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Serv. Safe Chapter 10 Sanitary Facilities and Equipment
GOALS TO FOCUS ON: z. Designing a Sanitary Establishment z. Considerations for Other Areas of the Facility z. Sanitation Standards for Equipment z. Choosing and Installing Kitchen Equipment z. Utilities
OBJECTIVES After completing this chapter, you should be able to: z. Respond to an interruption in the internal water supply. z. Respond to wastewater overflows. z. Identify methods to prevent backflow problems. z. Identify potable water sources.
z. Identify uses of nonpotable water. z. Handle waste properly. z. Clean and maintain restrooms properly. z. Identify the requirements of a handwashing station. z. Position equipment and facilities to make sanitation easier.
Key Terms z ADA z Porosity z Resiliency z Acrylic wood z Coving z Food-contact surface z Service sink z NSF International z UL (Underwriters Laboratories) z Detergent z Sanitizer z Blast chiller z Tumble chiller z Cantilever mounted z Potable water z Booster heater z Cross-connection z Backflow z Single-use item z Vacuum breaker z Foot-candle z Flood rim z Air gap z Environmental Protection Agency z Solid waste z Garbage z Pulper
Designing a Sanitary Establishment Four topics related to the sanitary layout and design of equipment and facilities. z. Materials for walls, floors and ceilings that will make cleaning these surfaces easier. z. Arrangement and design of equipment and fixtures to comply with sanitation standards. z. Design of utilities to prevent contamination and to make cleaning easier. z. Proper solid waste management to avoid contaminating food and attracting pest.
The Plan Review A sanitary foodservice layout and design should begin in the planning stage of the facility. Some local jurisdictions will require the approval of design plans by building and zoning departments. In addition, the ADA (Americans with Disabilities Act) requires reasonable accommodation for access to the building by both patrons and employees with disabilities. Even if local laws do not require it, a manager should have plans reviewed by the local regulatory agency.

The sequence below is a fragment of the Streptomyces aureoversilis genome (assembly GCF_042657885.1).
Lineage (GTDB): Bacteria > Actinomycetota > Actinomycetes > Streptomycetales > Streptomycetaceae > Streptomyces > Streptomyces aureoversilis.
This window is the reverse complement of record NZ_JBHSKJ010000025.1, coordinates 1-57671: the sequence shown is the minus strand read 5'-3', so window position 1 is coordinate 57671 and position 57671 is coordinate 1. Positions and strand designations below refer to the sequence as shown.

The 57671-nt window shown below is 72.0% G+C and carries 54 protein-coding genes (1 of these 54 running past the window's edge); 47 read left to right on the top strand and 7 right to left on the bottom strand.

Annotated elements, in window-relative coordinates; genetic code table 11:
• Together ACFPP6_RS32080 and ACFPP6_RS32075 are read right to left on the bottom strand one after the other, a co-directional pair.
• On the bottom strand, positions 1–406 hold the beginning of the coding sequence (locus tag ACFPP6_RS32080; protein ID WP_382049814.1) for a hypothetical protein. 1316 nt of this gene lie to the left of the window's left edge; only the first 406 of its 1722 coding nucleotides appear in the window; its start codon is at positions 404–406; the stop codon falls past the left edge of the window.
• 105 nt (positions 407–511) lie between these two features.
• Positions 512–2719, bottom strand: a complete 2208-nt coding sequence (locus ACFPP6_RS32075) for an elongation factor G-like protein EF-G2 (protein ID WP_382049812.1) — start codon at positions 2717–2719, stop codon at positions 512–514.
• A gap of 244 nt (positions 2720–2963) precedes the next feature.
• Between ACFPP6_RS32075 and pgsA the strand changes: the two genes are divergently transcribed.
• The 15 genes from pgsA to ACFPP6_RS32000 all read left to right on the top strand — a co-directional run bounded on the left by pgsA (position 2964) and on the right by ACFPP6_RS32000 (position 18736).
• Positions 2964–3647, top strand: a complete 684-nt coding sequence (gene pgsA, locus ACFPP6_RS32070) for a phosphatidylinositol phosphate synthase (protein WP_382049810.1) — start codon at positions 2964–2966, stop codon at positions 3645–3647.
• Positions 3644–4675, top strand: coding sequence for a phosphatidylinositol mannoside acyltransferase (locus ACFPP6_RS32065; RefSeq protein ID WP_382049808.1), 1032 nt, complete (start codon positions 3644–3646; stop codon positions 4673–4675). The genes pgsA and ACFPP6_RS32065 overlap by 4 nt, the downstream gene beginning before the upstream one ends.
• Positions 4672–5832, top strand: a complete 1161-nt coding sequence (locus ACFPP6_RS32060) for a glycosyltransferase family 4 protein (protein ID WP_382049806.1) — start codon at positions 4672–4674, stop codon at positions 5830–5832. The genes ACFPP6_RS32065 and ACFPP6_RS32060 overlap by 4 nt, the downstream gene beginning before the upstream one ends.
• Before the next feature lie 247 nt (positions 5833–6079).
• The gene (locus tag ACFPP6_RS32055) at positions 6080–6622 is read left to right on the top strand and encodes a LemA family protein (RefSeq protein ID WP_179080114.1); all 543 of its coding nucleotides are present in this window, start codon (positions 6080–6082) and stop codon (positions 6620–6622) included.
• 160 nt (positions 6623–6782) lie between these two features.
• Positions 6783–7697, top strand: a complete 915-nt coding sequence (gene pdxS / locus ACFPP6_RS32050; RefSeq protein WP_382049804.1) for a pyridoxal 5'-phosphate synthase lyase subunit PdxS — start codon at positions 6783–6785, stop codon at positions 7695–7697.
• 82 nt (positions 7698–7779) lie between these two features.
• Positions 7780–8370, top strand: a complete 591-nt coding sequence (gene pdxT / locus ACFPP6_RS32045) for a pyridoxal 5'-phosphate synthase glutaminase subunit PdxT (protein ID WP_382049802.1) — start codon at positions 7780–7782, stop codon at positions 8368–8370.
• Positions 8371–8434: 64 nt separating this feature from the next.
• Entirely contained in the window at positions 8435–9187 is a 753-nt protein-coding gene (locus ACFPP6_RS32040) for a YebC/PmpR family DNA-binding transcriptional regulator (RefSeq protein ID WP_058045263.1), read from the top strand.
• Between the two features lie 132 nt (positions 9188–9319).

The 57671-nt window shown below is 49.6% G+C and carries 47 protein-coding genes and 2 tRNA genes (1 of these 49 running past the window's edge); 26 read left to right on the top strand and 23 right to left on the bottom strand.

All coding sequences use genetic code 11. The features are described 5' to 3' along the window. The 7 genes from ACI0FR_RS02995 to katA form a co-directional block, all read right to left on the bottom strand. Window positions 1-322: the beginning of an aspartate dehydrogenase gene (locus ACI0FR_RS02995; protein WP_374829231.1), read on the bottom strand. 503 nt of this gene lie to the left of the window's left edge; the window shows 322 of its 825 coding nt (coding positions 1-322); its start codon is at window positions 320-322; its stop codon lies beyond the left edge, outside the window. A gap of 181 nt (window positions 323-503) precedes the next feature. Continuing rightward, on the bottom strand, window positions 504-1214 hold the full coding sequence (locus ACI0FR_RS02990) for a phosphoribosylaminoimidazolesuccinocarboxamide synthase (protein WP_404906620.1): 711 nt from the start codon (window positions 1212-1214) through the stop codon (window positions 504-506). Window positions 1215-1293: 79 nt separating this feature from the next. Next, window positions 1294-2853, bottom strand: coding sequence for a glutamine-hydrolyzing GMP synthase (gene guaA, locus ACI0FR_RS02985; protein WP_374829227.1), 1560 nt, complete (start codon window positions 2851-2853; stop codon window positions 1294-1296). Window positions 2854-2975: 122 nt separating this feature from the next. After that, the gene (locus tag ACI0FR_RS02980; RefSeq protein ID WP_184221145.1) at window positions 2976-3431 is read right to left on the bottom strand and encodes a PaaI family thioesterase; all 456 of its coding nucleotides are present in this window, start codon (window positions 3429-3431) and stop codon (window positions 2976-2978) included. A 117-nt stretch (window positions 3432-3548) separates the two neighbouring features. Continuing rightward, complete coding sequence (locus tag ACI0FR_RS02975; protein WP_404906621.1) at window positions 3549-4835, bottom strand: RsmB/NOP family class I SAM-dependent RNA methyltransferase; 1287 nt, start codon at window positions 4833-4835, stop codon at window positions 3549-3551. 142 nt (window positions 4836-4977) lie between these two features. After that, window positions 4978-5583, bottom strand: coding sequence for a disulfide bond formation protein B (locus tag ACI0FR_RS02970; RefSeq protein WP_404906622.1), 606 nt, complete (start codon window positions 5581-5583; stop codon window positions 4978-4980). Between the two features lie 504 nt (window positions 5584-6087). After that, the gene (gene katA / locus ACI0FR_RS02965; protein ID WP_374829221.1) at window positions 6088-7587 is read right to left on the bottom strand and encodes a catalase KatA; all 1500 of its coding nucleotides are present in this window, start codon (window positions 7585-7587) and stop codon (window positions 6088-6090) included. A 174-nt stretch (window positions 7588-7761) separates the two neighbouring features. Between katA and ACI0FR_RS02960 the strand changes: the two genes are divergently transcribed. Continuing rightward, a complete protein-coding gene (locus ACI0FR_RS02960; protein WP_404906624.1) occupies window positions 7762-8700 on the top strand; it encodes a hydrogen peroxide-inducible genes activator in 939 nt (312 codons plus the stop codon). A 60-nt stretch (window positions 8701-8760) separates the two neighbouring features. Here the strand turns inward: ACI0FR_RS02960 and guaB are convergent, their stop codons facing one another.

Materials for Interior Construction Materials used in the construction of a facility must be selected with several factors in mind. Materials chosen should: z. Create an attractive facility z. Contribute to workplace safety z. Be reasonably priced z. Be easy to clean and maintain (Most important)
Have a mixture of floor, wall, and ceiling surfaces that: z. Are sound absorbent z. Resist absorption of grease and moisture z. Have light-reflective surfaces
Flooring materials in the kitchen and service areas should meet requirements for health and safety, strength and durability, and appearance. Porosity is the extent to which a floor covering can become saturated by liquids. Floor surfaces should be: z Easy to maintain z Wear resistant z Slip resistant z Nonporous
Nonporous Resilient Flooring In most areas of the establishment, nonporous resilient flooring is the best choice. Resiliency means a material has the ability to react to a shock without breaking or cracking. Resilient Flooring z. Rubber Tile z. Vinyl Sheet z. Vinyl Tile Exhibit 10 a
Hard-Surface Flooring The second major type of flooring commonly used in an establishment is hard-surface flooring and includes: zquarry tile zceramic tile zbrick zterrazzo; marble zwood zacrylic wood (plastic absorbed into zwood) Exhibit 10 b
Special Flooring Needs Each area of an establishment has its own particular flooring needs. z. Non-slip surfaces z. Rubber mats z. Coving is a curved, sealed edge placed between the floor and the wall to eliminate sharp corners or gaps that would be impossible to clean.
Finishes for Interior Walls and Ceiling Criteria when choosing interior finishes are: z Ease of cleaning and porosity Most important z Light in color Common wall finishes: z Ceramic tile z Stainless steel Common Ceiling materials: z Acoustic tile z Painted drywall z Painted plaster z Exposed concrete
Considerations for Other Areas of the Facility Dry Storage Dry storerooms should be constructed of easy-to-clean materials that allow good air circulation. Shelves, table tops, and bins for dry ingredients should be made of corrosionresistant metals or food-grade plastics. Exhibit 10 d
Restrooms and Handwashing Stations Restrooms should be: z. Away from food preparation areas z. Convenient z. Clean and Sanitary z. Fully-equipped handwashing station z. Self-closing doors z. Stocked with toilet paper z. Trash receptacles z. Covered waste containers
Handwashing Station Handwashing stations must be conveniently located so that employees will be encouraged to wash their hands often. Must be equipped with the following items: z. Hot and cold running water. Water temperature of at least 110 degrees F. z. Soap. z. A means to dry hands. z. A waste container.
Sinks Each sink is an establishment must be used for its intended purpose only. Service sinks used for cleaning mops and disposing of waste water must be kept separate. At least one service sink or curbed drain area to dispose of soiled water is required in an establishment. Dressing Rooms and Lockers Are not required, but are nice. Used only for dressing and separate from the kitchen.
Premises Walkways and the parking lot should be kept free of litter and graded so standing pools of water do not form. Patron traffic through the food preparation area is prohibited. Although guided tours are allowed.
Sanitation Standards for Equipment The task of choosing equipment designed for sanitation has been simplified by organizations such as NSF International, formerly the National Sanitation Foundation. NSF International develops and publishes standards for sanitary equipment design. Underwriters Laboratories (UL) also provides sanitation classification listings for equipment found in compliance with NSF International standards. Mark for equipment that meets safety standards.